Civilian Life




Posted with permission of Frank Tibbo



AVIATION COLUMN by Frank Tibbo - Mar. 12, 2001 

Marilyn Rideout has an extra name because of her mother's appendectomy. No, the extra name is not "appendectomy" or "appendix".

The first few days of March, 1942, were a bit hectic for Ralph Vincent, a teacher in Musgrave Harbour. His 34-year-old  wife, Violet, had almost reached full-term in her second pregnancy and their two-year-old son, Carl, was keeping his parents on the hop. (Many readers of this column have read the books of Carl Vincent, historian and author, who lives in Ottawa.)

It would soon be time for the mid-wife, however, she was never called. Had this been Mrs. Vincent's first pregnancy she may have associated her sudden severe pain with the pending arrival. Ralph Vincent knew his wife was not the type to panic, she had won a dog-team race while teaching in St. Anthony and had flown with Arthur Sullivan - maybe the first Newfoundland woman to take to the air.

Musgrave Harbour, like hundreds of other Newfoundland communities, was isolated. A visit to a hospital in St. John's meant several hours in boat, followed by many more in a train with an unpredictable schedule.

Ralph Vincent wasted no time. Randolph (Dolf) Abbott, the community guru, collaborated with the school teacher and before long a telegram was on its way to St. John's for assistance. The official receiving the urgent message knew the only chance of a quick response was through the RCAF Base in Gander. The commanding officer, Group Captain R.H. Foss, authorized a flight to pick up Mrs. Vincent but was told there would be a wait of a few hours before a pilot was available.

Foss was well aware that time is critical in a medical emergency. He sent an order to have the station's small Fox Moth rolled out of the hangar and readied for flight. Within a half-hour the Commanding Officer was heading for the shores of Musgrave Harbour.

Group Captain Foss circled the little community and picked a likely landing spot on the shore ice. Ralph Vincent and Dolf Abbott had a horse and sleigh ready. They bundled Mrs. Vincent up and hurried to the waiting aircraft. Foss wasted no time and in a few minutes he was away and headed for a St. John's hospital.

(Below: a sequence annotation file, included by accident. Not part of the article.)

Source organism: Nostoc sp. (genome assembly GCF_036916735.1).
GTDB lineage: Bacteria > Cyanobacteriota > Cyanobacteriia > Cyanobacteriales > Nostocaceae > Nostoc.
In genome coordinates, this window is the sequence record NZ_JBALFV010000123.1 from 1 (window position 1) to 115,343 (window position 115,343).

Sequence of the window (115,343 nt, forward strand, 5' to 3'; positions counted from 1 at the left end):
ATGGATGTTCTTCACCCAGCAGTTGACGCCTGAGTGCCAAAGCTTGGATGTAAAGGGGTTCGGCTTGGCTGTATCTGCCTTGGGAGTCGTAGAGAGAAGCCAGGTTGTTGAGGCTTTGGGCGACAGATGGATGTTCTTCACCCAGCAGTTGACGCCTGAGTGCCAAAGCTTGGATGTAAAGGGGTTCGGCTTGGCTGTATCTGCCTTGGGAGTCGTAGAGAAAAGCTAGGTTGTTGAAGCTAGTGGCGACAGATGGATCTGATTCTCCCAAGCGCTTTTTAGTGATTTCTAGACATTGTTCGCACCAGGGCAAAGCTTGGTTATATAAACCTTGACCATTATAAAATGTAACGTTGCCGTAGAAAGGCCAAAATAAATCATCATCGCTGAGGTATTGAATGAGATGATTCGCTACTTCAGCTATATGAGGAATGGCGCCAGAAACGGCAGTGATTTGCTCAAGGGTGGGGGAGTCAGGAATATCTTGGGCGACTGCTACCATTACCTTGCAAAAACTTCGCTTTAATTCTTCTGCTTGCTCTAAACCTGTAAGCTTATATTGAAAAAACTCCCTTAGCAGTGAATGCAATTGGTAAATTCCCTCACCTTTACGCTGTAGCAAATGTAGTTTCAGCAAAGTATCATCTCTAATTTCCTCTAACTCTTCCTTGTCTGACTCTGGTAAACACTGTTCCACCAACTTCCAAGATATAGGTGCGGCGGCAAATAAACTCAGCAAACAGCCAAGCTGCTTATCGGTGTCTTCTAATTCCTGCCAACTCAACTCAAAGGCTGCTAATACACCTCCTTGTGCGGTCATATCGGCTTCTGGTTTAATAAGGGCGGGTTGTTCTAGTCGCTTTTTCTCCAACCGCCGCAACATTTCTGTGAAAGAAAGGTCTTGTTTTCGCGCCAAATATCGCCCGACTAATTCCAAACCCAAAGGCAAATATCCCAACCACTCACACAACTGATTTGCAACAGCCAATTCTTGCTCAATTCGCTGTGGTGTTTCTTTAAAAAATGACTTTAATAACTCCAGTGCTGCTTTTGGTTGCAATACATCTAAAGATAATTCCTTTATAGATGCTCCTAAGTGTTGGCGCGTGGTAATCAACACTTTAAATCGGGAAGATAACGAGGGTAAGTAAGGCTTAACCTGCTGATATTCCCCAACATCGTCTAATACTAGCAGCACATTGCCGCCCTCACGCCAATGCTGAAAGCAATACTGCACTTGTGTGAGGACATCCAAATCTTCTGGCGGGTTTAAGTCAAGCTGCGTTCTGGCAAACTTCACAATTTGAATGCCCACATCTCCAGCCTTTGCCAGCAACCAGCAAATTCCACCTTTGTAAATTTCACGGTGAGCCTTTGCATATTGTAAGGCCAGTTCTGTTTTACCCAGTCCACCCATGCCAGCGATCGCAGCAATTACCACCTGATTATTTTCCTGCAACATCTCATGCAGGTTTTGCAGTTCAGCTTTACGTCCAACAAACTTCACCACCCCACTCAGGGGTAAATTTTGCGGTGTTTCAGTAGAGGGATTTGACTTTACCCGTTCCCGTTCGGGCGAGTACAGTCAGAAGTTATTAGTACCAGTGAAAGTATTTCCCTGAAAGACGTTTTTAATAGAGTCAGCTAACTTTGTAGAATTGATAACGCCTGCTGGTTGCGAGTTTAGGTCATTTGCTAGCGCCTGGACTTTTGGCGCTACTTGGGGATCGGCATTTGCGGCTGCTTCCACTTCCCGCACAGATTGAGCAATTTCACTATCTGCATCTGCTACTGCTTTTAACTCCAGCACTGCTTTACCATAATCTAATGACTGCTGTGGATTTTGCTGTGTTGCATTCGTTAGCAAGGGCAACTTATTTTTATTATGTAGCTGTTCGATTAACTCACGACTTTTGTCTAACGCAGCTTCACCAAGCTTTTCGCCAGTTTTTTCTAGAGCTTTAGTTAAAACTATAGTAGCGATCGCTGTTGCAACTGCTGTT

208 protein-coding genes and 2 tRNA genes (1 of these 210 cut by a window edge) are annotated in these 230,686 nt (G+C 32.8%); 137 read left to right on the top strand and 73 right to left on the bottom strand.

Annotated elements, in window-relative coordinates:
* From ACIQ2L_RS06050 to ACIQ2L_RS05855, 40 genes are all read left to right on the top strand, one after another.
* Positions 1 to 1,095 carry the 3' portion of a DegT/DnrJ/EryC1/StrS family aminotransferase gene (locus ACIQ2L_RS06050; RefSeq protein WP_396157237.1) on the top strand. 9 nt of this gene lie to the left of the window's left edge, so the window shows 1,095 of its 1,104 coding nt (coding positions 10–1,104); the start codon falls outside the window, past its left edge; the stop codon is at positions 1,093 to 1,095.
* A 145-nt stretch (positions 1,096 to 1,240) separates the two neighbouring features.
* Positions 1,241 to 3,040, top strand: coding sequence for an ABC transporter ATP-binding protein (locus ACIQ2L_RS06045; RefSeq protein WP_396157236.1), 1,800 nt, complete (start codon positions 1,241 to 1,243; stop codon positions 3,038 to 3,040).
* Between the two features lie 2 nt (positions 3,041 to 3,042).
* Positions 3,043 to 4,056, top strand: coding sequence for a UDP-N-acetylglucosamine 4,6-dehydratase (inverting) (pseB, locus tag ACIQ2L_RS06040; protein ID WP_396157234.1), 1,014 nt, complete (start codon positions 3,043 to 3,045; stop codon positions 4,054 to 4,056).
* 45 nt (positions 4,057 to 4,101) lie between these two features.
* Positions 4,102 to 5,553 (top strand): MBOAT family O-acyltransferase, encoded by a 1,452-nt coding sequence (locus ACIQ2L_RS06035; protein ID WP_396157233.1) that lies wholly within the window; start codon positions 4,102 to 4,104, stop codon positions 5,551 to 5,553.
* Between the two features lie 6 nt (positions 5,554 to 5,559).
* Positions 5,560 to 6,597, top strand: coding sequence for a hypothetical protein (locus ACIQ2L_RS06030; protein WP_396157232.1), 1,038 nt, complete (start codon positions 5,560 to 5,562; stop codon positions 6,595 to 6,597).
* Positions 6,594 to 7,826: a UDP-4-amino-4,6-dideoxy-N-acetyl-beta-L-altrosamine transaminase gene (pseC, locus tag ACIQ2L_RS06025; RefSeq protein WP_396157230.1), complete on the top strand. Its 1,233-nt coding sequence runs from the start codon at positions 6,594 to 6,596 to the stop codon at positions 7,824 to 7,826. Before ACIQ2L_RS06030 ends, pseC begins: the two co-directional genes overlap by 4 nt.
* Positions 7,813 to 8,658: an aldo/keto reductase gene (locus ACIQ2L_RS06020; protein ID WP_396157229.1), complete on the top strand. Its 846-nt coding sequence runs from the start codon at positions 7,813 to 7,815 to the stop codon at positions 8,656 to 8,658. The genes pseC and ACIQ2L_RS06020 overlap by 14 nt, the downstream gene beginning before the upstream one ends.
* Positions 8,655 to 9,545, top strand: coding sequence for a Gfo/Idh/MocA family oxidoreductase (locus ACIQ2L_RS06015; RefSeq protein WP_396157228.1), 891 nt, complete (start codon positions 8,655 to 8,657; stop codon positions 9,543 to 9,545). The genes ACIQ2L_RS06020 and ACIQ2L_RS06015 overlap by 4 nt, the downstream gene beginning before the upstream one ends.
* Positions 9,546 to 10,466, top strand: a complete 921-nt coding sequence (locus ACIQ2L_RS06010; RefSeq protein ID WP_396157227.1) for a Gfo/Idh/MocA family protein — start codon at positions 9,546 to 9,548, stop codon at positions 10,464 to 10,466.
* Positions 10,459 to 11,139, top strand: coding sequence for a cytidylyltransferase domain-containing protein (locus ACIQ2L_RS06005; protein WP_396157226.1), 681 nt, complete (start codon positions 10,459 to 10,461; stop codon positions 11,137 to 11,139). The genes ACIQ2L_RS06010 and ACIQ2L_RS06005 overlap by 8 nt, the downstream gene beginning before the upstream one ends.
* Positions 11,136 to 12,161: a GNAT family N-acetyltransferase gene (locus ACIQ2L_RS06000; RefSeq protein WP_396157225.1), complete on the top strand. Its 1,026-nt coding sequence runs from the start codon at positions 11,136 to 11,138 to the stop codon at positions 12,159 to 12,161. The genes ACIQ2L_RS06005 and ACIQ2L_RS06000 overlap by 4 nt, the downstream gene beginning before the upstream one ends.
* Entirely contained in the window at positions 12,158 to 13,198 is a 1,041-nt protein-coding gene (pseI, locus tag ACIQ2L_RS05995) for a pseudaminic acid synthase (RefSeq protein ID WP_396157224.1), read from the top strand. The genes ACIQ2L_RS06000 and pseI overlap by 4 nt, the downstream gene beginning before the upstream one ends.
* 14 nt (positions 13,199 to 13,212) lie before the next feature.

It was not to be. The weather in St. John's was deteriorating to the point that Foss was forced to turn back and head for Gander. The RCAF hospital, that had been renamed the Sir Frederick Memorial Banting Hospital on February 20th of the previous year, had never had to deal with the birth of a child. The staff was in for a surprise.

The RCAF Station Diary had this entry:

Mar. 2, 1942  Clear, cool, and bright sunshine, wind W. at 18 mph. Patrols and local flying were carried out. A signal was received from Group Headquarters advising that a woman was dangerously ill with appendicitis and later pregnancy. Air transportation was requested by the Nfld. Government and the G.C. flew the Fox Moth to Musgrave Harbour, landed and brought the woman, Mrs. Vincent, to Gander where she was admitted to the station hospital with later pregnancy and acute appendix.

The attending physician soon realized that the cause of Mrs. Vincent's pain was appendicitis. This combined with pregnancy was a cause of considerable concern. Would an appendectomy have to be performed before the baby was born? The answer came two days later, March 4, 1942, when Gander's first baby was born.

The military medical personnel were quite aware of the fact that history had been made and Mrs. Vincent and her new baby received lots of attention. Mrs. Vincent was confined to hospital for two weeks, after which G/C Foss flew Mrs. Vincent and her baby girl back to Musgrave Harbour, appendix still intact. The appendectomy was performed several weeks after Marilyn was born.

The Vincents had selected names for the new baby and if it was going to be a girl the name would be Marilyn Kathleen. Mrs. Vincent, in appreciation of G/C Fosse's action, added "Foss" to her baby's names.

Marilyn Kathleen Foss Vincent Rideout, the first person born in Gander, lives in Mt. Pearl.

researched by Carol Walsh


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